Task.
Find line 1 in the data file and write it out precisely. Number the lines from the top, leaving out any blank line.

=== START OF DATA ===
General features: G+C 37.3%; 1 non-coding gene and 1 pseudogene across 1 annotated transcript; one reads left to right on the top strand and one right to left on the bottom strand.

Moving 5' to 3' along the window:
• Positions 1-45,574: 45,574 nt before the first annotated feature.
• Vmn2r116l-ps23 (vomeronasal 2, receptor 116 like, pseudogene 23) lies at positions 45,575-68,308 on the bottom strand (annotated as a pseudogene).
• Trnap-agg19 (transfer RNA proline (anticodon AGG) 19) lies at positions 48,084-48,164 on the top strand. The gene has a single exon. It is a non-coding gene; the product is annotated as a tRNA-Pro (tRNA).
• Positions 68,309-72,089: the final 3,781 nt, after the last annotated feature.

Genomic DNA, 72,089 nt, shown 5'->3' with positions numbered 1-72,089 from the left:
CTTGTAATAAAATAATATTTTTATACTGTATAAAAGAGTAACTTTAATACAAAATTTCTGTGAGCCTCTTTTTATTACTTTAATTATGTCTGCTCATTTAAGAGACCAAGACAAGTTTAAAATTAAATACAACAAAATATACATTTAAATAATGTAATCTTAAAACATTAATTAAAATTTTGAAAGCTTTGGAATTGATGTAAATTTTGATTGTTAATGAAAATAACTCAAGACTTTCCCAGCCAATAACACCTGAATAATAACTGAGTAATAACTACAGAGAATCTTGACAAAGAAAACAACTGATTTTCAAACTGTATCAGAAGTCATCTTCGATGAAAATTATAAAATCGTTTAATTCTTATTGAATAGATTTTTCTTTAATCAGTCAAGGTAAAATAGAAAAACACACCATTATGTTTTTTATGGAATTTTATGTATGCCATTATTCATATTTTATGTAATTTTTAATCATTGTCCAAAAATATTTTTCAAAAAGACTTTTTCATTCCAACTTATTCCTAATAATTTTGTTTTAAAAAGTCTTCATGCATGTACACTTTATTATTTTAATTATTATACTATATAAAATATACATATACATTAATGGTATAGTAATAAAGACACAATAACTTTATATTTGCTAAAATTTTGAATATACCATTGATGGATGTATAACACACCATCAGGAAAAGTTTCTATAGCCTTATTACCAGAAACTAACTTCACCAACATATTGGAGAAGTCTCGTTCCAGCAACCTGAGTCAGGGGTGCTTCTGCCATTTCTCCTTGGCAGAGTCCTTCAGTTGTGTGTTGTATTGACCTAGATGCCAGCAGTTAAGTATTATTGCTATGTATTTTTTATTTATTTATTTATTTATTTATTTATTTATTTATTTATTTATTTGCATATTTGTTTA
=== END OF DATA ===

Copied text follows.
General features: G+C 37.3%; 1 non-coding gene and 1 pseudogene across 1 annotated transcript; one reads left to right on the top strand and one right to left on the bottom strand.